Charles Leickert artwork • painting • previously for sale Rising storm
Brussel 1816-1907 Mainz (Duitsland)
oil on canvas 41.5 x 62.2 cm, signed l.r. and dated '65
This painting was previously for sale.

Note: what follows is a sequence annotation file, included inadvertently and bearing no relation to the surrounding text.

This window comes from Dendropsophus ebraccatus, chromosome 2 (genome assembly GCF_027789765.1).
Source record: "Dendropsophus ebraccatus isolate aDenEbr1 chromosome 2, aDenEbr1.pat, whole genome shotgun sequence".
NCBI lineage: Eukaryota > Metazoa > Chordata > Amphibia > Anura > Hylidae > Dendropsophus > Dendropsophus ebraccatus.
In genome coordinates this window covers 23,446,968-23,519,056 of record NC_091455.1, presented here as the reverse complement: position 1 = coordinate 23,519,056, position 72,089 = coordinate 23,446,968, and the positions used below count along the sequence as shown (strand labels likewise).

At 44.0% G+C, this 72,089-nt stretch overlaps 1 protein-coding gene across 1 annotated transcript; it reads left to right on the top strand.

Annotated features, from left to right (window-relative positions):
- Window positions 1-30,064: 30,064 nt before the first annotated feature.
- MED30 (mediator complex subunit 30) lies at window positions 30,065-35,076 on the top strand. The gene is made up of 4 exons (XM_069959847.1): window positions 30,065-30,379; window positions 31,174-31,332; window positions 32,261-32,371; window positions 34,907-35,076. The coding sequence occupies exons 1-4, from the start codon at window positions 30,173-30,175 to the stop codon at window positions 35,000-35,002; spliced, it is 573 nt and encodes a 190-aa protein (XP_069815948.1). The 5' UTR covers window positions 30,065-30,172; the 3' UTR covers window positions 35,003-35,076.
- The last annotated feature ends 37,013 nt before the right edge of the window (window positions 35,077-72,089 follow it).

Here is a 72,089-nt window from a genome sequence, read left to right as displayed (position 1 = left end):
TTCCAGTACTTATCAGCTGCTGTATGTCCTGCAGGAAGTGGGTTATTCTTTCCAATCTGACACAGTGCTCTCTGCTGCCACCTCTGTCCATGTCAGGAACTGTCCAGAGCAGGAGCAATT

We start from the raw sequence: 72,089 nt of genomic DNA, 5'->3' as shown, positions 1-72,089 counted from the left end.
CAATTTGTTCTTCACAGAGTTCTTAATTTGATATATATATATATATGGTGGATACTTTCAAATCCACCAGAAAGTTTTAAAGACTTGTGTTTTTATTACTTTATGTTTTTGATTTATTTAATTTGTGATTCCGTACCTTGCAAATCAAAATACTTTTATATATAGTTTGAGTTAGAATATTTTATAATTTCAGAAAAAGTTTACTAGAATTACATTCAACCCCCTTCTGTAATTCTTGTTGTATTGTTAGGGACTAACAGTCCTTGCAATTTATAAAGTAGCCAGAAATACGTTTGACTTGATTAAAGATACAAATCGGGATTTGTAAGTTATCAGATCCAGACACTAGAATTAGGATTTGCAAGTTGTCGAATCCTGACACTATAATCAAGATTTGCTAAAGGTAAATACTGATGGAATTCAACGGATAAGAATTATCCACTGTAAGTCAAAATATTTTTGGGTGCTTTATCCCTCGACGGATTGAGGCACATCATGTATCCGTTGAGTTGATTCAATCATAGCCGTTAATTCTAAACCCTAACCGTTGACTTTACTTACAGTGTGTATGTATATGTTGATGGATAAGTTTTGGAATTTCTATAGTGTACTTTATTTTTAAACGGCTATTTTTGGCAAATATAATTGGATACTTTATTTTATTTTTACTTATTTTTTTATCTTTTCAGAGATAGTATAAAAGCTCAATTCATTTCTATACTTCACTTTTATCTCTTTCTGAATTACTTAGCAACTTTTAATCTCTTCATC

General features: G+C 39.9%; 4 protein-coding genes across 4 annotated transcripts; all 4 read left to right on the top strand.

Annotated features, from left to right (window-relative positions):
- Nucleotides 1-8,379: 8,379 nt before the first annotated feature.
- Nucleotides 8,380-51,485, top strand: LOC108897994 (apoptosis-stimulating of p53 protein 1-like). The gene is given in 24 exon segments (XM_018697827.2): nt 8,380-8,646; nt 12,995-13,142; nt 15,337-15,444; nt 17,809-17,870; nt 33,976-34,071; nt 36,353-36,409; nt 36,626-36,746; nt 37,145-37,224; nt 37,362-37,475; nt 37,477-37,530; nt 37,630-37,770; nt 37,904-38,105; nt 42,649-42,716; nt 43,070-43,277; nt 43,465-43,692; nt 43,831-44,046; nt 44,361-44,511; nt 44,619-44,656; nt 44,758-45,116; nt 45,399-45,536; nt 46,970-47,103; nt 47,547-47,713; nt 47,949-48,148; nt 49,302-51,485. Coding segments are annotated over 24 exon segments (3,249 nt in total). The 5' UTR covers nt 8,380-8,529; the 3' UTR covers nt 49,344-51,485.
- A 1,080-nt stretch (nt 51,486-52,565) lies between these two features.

The appeal of Charles Leickert's paintings is mainly determined by the light and strongly narrative details. He was a true craftsman, who was able to represent the right mood in a clever way and thus sensed the taste of the audience. His winters are really cold, his summers sunny and green. Leickert starts his education at the Haagsche Teekenacademie and at the same time works in the studio of Bart van Hove, painter of cityscapes and stage sets. After completing the Teeken Academy, Leickert continues his studies in the studio of Wijnand Nuijen. After his death – he was only 26 years old – Leickert continued his studies with Andreas Schelfhout, where he increasingly devoted himself to painting landscapes, in particular winters. In 1850 Leickert left for Amsterdam and from then on his subjects became more and more varied. While the towers of Dordrecht, Woudrichem and Schiebroek, under the influence of Nuijen, were a frequent motif in his earlier work, he now often paints on the waterfront, along the beach and rivers – in places with a lot of activity. There is plenty of room for portraying the beauty of nature; a layered sky, which seems to herald an approaching snowstorm and a blue-gray frozen river with a beautiful light halfway the horizon. Leickert's 'homesick' paintings offered guidance to people who had difficulty with the rapidly changing society. Contemporary motifs such as trains and steamships, as used by Schelfhout, do not appear in his paintings. He preferred to capture a timeless landscape that reflects the beauty of nature.